Tag Archives: House Finch

Cape Ann Winged Creature Update

Featuring: Brant Geese, Black-capped Chickadees, Black-crowned Night Heron, Blue Jays, Cardinals, American Robins, Mockingbirds, Savannah Sparrows, House Finches, Red-breasted Mergansers, and Common Grackle.  

Beautiful iridescent feathers of the Common Grackle.

Spring is a fantastic time of year in Massachusetts to see wildlife, whether that be whale or winged creature. Marine species are migrating to the abundant feeding grounds of the North Atlantic as avian species are traveling along the Atlantic Flyway to summer breeding regions in the boreal forests and Arctic tundra. And, too, the bare limbs of tree branches and naked shrubs make for easy viewing of species that breed and nest in our region. Verdant foliage that will soon spring open, although much longed for, also obscures nesting activity. Get out today and you’ll be richly rewarded by what you see along shoreline and pond bank.

Male Red-winged Blackbird singing to his lady love

Once the trees leaf, we’ll still hear the songsters but see them less.

Nests will be hidden from view.

Five migrating Brant Geese were foraging on seaweed at Loblolly Cove this morning.

Red-breasted Merganser Bath Time

New Short Film: The Uncommon Common Tern

What fun to encounter a small flock of terns teaching its young to fish. Nearly as large as the adults, the tubby terns cheekily squawk and demand food (shrimp I think in this case). Watch as the fledglings try to master fishing skills while the adults tirelessly guide the young on how to feed themselves.

With many thanks to Paul St. Germain, president of the Thacher Island Association, for information about the ongoing restoration of shorebirds on Thacher Island.common-tern-fledgling-feeding-copyright-kim-smith

There is nothing common about the uncommon Common Tern. They were named Common because hundreds of thousands formerly nested along the Atlantic Coast. As with many species of shorebirds, the rage for wearing fancy feathered hats during the 1800s nearly drove these exquisite “swallows of the sea” to extinction. After the Migratory Bird Treaty Act was ratified in 1918, terns began to recover.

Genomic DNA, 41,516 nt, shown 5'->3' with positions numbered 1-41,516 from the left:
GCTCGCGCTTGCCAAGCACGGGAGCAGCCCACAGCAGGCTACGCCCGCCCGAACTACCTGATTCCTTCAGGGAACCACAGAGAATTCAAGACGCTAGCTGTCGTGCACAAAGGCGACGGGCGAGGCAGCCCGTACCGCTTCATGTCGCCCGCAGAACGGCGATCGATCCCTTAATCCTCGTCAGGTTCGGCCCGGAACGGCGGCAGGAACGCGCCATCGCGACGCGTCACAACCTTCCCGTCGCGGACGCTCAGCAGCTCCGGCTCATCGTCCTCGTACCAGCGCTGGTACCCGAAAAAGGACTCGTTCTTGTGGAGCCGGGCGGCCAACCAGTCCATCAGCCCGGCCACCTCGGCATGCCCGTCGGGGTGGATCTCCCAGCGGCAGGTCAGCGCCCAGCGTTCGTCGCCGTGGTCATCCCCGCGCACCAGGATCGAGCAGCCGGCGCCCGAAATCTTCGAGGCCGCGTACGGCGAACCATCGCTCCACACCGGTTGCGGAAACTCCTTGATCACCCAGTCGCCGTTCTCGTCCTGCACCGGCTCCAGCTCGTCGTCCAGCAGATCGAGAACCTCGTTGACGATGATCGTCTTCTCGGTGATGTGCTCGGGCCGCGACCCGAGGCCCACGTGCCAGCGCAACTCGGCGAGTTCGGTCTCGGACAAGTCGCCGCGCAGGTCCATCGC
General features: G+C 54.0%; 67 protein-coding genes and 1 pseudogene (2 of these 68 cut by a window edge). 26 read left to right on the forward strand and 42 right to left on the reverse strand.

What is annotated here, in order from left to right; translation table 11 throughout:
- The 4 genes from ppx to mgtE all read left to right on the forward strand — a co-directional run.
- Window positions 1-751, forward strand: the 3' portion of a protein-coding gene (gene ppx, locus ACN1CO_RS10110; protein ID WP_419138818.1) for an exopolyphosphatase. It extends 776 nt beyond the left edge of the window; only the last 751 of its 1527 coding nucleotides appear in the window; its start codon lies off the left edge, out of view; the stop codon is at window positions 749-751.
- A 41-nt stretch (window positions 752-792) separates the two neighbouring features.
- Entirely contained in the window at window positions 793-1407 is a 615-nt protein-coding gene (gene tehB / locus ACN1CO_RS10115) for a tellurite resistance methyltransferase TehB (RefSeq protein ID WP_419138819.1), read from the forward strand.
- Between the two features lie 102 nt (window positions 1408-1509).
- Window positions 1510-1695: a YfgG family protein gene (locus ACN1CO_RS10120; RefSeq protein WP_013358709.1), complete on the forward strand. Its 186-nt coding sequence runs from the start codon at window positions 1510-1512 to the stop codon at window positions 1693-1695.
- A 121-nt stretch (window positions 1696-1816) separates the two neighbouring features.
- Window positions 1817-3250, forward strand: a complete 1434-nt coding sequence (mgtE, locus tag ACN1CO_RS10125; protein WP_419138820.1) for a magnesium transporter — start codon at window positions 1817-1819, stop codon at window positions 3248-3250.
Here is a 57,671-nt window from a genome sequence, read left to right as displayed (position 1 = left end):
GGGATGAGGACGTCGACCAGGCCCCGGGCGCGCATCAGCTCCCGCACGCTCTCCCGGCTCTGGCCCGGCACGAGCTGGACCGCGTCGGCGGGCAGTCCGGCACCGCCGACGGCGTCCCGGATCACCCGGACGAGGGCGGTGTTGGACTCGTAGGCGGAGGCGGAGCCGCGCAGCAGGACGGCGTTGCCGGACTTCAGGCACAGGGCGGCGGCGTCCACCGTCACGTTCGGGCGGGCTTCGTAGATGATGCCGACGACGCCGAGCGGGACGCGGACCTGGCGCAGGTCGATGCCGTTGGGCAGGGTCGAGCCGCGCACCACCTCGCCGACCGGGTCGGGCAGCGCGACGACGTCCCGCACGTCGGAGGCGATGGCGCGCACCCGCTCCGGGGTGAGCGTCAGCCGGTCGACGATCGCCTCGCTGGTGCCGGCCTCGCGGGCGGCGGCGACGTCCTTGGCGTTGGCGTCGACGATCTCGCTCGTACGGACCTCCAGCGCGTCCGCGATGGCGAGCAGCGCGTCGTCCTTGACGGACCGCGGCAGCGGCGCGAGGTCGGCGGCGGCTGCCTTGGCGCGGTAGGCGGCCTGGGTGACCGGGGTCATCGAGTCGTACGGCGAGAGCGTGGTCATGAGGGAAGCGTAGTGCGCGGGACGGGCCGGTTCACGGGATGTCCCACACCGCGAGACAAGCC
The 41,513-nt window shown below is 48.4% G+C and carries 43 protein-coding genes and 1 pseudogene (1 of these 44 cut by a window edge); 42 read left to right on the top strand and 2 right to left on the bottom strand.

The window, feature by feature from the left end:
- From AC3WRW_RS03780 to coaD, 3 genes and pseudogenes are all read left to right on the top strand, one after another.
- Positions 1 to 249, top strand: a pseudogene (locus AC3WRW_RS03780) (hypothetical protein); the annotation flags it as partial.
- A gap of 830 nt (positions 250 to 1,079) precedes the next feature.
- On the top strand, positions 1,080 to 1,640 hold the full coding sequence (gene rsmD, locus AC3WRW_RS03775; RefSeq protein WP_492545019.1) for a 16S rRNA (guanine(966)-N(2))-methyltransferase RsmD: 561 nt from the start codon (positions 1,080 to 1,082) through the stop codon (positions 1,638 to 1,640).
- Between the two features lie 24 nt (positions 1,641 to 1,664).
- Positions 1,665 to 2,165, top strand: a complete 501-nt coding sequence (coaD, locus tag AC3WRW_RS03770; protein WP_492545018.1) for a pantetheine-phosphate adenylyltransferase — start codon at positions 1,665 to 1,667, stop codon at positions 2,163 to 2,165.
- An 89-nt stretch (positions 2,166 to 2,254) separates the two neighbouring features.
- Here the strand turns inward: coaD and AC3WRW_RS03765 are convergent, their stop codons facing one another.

A second major setback occurred when in the 1970s open landfills were closed, displacing thousands of Herring and Great Black-backed Gulls. The aggressive and highly adaptable gulls resettled to offshore nesting sites used by terns.

Common Terns are a Species of Special Concern in Massachusetts. Through a statewide long-term commitment of restoration, protection, and management of nesting colonies, the populations are very slowly and gradually increasing.

Former nesting sites include islands such as Cape Ann’s Thacher Island. During the mid 1950s, over 1,125 pairs of Arctic, Common, and Roseate Terns nested on Thacher Island. Today there are none.

The southern side of Thacher Island is owned by the Thacher Island Association. The northern end of Thacher Island is owned by the U.S. Fish and Wildlife Service, under the authority of the Parker River National Wildlife Refuge. These organizations are working together to restore terns and other species of birds to Thacher Island.

Beautiful Indian Summer Light

Scenes from around Niles Pond and Brace Cove October

Painted Turtle Niles Pond ©Kim Smith 2015Painted Turtle

Cattails in the wind ©Kim Smith ©2015Catinninetails in the wind

Brace Cove ©Kim Smith 2015Gulls departing Brace Cove after the storm

Great Blue heron Gull Seals Brace cove ©Kim Smith 2015Great Blue Heron, seals, and gull

Mr. Swan seems lonely still. The past few days he swims around and around the pond and continues to call plaintively.

A post shared by Kim Smith (@kimsmithdesigns) on

See More Photos Here

Song Sparrow and Finch ©Kim Smith 2015Song Sparrow and FinchCattails in the wind -2 ©Kim Smith 2015